The best tone is acheived with a solid, non-veneered soundboard made from the finest coniferous woods such as cedar and spruce.
Engelmann Spruce - Rocky Mountains of British Columbia, Canada. This spruce is a popular soundboard wood for North American stringed instrument makers, and has a tone similar to high-altitude European White Spruce. It has a light, creamy colour, and is harder and stiffer than cedar.
The tone it produces is round, open & full with a good, clear treble and is more or less evenly balanced between the treble and bass. Spruce can sometimes take up to a year to develop it full tone.
Port Orford White Cedar - Coastal Oregon, USA. This variety of cedar is white in colour and almost looks like spruce. This species of cedar is not well known outside the Pacific Northwest, but I think that it deserves increased use.
White Cedar is known for its similarity to European White Spruce in hardness and over-all bright tone with the characteristic warm bass of cedar. What is most characteristic of cedar is that it takes only a short time for the voice to mature, and can even sound 'played-in' when new.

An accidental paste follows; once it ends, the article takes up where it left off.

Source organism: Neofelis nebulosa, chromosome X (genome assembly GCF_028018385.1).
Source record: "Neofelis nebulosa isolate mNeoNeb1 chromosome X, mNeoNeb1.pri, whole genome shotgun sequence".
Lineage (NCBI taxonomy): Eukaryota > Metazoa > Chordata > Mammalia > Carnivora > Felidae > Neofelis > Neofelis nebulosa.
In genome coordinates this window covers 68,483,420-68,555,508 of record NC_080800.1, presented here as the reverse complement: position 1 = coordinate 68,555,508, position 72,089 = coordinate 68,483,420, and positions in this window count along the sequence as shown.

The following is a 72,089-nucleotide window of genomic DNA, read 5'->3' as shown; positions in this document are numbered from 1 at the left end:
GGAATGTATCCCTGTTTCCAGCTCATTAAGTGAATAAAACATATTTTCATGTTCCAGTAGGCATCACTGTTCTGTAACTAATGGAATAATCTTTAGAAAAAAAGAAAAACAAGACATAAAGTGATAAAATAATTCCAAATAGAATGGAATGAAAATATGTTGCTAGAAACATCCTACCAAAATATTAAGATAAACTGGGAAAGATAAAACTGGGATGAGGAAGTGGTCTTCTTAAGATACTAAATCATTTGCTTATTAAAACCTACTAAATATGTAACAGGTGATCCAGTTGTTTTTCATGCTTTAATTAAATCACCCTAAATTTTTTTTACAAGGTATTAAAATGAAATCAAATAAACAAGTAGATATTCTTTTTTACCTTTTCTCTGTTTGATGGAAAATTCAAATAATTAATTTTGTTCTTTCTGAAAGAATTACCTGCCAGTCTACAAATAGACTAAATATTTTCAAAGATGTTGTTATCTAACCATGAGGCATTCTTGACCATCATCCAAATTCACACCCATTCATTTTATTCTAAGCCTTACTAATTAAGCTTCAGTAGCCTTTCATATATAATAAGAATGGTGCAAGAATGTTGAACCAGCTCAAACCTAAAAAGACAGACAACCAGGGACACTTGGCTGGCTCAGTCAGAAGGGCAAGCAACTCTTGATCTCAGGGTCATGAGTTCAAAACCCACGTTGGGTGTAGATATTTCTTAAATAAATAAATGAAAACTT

Western Red Cedar - Coastal British Columbia, Canada. This variety of cedar is light brown to reddish in colour and sometimes has colour variations running through it. Western red cedar is popular with classical guitar makers and I've found it especially suitable for the small Celtic harp.
Cedar is known for its volume, warmth, wealth of harmonics (overtones) and 'bass-iness'. What is most characteristic of cedar is that it takes only a short time for the voice to mature, and can even sound 'played-in' when new.